The Most Trusted Fast-Food Restaurants in America—and the Least Trusted

You might be surprised to find out which spot consumers trust the least!

Whether it’s hotel chains, antacids, or health and wellness, brands must establish trust with their consumers to succeed in today’s economy. Consumer trust in brands is no different in the food industry. So, when it comes to casual dining, which are the most trusted fast-food restaurants?

Clarify Capital recently surveyed 1,000 Americans about the brands they trust across several industries, as well as consulting the Better Business Bureau. Amazon, across the board, was the most trusted brand in America—no surprise, considering 166 million Americans have Amazon Prime memberships.

What are the most and least trusted restaurants?

But within the fast-food industry, opinions seem more divided. Among restaurants, it’s no surprise that the most trusted fast food restaurants are some of the oldest chains in the country: Pizza Hut, KFC, and McDonald’s.

Meanwhile, Chipotle Mexican Grill is the least trusted restaurant in the United States, followed by Sonic Drive-In and Panera Bread. Chiptole’s spot as the No. 1 least trusted fast-food brand could be due to reported food safety issues in the last few years. Whatever the reason, that distrust of Chipotle was greatest among older Americans. Boomers find Chipotle to be the least trustworthy brand across all industries.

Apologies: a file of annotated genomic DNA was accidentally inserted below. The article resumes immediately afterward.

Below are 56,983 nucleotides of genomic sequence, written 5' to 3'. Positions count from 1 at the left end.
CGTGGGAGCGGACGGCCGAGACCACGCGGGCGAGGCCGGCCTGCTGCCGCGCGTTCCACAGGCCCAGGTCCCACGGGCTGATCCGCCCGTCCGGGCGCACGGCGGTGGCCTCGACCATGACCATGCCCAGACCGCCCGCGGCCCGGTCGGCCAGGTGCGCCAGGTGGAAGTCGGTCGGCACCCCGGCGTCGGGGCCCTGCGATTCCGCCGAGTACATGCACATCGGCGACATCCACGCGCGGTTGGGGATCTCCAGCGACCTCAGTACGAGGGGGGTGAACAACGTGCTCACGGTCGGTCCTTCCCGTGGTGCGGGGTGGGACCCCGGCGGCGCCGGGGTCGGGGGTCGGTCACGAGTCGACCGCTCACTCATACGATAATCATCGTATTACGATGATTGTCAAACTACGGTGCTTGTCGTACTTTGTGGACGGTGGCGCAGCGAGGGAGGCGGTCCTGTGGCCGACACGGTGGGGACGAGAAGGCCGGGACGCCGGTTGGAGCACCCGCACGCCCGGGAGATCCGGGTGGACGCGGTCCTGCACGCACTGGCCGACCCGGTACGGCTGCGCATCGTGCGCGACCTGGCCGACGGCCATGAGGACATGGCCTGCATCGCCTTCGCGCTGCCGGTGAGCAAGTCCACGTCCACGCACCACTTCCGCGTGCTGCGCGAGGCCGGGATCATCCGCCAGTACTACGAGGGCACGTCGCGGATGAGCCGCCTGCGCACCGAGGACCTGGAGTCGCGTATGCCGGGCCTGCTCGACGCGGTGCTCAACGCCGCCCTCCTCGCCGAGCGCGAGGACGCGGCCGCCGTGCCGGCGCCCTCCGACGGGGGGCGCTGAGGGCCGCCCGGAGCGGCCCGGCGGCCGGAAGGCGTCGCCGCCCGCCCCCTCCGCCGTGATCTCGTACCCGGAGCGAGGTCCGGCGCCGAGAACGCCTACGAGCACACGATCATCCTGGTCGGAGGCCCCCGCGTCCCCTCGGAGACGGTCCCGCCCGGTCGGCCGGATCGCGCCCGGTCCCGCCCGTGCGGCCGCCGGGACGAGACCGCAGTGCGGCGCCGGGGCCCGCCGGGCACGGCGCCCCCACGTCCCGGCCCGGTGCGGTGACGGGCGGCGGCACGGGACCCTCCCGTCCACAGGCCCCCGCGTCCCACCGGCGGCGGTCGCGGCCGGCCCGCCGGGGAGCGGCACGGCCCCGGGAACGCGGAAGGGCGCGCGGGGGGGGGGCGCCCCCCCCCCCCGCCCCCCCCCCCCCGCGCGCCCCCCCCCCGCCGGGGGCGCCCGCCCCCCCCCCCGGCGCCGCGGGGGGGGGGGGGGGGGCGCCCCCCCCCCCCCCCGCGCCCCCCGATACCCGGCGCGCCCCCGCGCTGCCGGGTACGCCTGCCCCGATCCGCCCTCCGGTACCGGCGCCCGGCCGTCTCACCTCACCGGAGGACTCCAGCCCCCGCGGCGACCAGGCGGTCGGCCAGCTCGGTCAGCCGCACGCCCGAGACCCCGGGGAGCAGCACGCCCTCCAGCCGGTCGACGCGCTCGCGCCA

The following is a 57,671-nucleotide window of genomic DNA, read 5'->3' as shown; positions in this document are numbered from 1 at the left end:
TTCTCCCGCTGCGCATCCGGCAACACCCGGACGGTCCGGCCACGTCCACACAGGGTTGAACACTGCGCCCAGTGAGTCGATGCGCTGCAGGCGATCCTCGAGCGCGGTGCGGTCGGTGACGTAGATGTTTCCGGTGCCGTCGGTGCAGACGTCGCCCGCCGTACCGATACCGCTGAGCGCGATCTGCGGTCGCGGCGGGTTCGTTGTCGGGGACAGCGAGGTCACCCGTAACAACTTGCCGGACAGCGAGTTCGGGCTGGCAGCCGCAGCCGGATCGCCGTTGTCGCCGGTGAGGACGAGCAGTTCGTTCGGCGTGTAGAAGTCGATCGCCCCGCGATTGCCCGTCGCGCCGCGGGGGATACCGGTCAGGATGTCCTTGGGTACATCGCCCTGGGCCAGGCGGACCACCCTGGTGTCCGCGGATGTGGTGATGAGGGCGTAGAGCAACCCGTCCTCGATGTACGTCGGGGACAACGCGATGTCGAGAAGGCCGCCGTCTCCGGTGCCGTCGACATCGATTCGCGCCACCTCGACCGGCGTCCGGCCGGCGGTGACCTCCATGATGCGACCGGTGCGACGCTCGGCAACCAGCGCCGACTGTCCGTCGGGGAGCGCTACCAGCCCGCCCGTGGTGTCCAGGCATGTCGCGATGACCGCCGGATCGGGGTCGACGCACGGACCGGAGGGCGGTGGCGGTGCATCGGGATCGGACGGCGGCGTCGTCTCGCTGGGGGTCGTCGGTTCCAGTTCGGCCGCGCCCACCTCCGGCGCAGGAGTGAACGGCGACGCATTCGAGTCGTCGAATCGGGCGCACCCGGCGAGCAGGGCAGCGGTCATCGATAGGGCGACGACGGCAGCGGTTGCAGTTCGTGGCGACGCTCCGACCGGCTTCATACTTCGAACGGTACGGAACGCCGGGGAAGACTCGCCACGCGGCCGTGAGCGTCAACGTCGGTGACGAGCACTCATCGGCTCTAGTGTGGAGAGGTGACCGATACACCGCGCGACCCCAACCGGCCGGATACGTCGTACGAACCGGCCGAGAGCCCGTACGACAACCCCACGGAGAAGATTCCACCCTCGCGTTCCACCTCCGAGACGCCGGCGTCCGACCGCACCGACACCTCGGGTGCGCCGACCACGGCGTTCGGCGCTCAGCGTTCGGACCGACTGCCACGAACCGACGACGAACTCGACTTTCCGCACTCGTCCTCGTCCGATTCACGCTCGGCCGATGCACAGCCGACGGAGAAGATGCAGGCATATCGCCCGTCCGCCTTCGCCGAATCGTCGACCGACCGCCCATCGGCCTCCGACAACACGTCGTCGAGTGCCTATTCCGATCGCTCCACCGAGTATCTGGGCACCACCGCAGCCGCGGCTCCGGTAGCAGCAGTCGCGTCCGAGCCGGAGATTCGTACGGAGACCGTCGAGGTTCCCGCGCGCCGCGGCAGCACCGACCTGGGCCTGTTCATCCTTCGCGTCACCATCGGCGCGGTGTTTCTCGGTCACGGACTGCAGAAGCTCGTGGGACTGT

How much does brand trust matter to consumers?

“Building consumer trust can significantly affect a company’s growth and success,” said Clarify Capital. “When consumers trust brands, they’re more likely to buy from them, recommend them to their friends, or leave helpful reviews for other consumers or the company.”

Nearly everyone surveyed (90%) said that trust makes them more likely to purchase from a business. Forty-nine percent of respondents said they’d be more likely to recommend a trusted brand to friends, and 43% would leave positive reviews online. Thirty-seven percent would follow a brand on social media.

When asked what makes a brand trustworthy, those surveyed said the following mattered most:

  • Delivers on promises (36%)
  • Asks for honest reviews and feedback (36%)
  • Pricing transparency (35%)
  • Builds relationships with consumers (34%)
  • Consistent performance (33%)
  • Listens to and acts on feedback (31%)
  • Employee treatment transparency (30%)
  • Provides behind-the-scenes info about processes (29%)
  • Easy to use website (29%)
  • Pays employees well (28%)


Jason Wilson
Jason Wilson is a Senior Writer at Reader’s Digest. He has covered travel, culture, food, and drinks for more than two decades, and is the author of three books on wine and spirits, including Godforsaken Grapes and Boozehound. He’s written for the Washington Post, the New York Times, the New Yorker, Travel + Leisure, and many other publications. He’s had a pizza, a breakfast sandwich, and a dessert named after him in three different countries.